Who Started World War I? – Behind the News


MATT HOLBROOK: It was a war
that changed the world forever.
But it may never have started
had it not been for this guy –
Gavrilo Princip.
On June 28, 1914,
he assassinated
Archduke Franz Ferdinand of Austria,
and it started
a massive chain reaction.
Austria declared war on Serbia,
and countries supporting both sides
came to help.
Suddenly, a small war
became a big one.
On one side
were the Allies,
including countries
like France,
Britain and Russia.
On the other were
the Central Powers –
Germany, Austria-Hungary,
and the Ottoman Empire,
which is now Turkey.
At the time, Australia was still
a member of the British Empire,
so they were part of the Allies.
NEWSREEL REPORTER:
No time was wasted in ’14.
Up and away to war.
The word went out for volunteers,
and more than 400,000
young men enlisted.
Some young teenagers
also wanted to fight,
so they lied about their age
to get in.
On April 25, 1915,
Australian and New Zealand soldiers,
by then known as the ANZACs,
landed at Gallipoli.
More than 50,000 Australians fought
in the eighth-month-long campaign.
It’s remembered as
the first real battle
we took part in as a nation,
but most of the fighting
didn’t happen here.
It happened on the Western Front
in France.
From 1914 until the end of the war,
both sides dug and fought from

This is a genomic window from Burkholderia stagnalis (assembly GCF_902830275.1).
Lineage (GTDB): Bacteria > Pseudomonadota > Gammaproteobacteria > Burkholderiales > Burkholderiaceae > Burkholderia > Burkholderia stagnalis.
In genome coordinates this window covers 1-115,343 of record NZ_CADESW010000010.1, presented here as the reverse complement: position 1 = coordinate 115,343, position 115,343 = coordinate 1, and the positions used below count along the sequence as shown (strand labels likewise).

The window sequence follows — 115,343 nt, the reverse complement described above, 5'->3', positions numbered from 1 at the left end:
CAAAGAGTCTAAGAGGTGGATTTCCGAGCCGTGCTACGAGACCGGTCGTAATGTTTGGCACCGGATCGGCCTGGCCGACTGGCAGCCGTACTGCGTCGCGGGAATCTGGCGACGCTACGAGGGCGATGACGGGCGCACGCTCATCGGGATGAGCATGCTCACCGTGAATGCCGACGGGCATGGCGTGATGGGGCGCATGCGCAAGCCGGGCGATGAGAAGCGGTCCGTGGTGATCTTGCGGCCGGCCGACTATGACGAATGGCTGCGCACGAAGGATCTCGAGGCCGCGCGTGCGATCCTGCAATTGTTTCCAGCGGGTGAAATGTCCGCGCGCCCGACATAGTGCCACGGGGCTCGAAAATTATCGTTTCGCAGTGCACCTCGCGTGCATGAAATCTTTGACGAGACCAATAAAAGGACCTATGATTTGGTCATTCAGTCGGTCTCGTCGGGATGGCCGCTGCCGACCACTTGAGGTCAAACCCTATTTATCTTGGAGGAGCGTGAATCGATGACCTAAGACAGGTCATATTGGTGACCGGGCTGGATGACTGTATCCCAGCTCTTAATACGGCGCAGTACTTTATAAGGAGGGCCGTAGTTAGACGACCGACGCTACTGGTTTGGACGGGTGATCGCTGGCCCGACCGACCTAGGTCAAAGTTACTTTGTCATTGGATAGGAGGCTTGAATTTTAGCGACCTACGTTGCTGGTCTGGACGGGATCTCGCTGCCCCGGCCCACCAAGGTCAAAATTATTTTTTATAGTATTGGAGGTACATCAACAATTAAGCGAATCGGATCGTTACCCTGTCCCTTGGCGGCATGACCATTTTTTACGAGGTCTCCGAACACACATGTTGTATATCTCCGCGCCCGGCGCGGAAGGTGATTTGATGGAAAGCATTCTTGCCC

large trench and dugout systems.
Trenches helped protect soldiers
from guns and artillery,
but life could be tough.
A big threat was disease.
The trenches weren’t clean,
there wasn’t much medical help,
and at times, it got really cold.
Many soldiers died because of
the conditions they lived in
and the spread of disease.
As the war went on, more technology
was designed to break the deadlock.
The first fighter planes
battled over the trenches,
while bombers made raids
behind enemy lines.
The first-ever tanks
hit the front lines
to combat trench warfare.
There was now
fighting on the ground,
in the air, and at sea.
In April 1917,
America entered the war,
assisting the Allies.
Hundreds of thousands of troops
flooded the front lines.
By early 1918, Germany and its allies
had defeated Russia
on the Eastern Front
and made a big push in France,
but Germany’s attack failed.
The Allies mounted
their own offensive,
retaking territory from Germany.
The tide was turning.

Posts created 6830

Leave a Reply

Your email address will not be published. Required fields are marked *

Related Posts

Begin typing your search term above and press enter to search. Press ESC to cancel.

Back To Top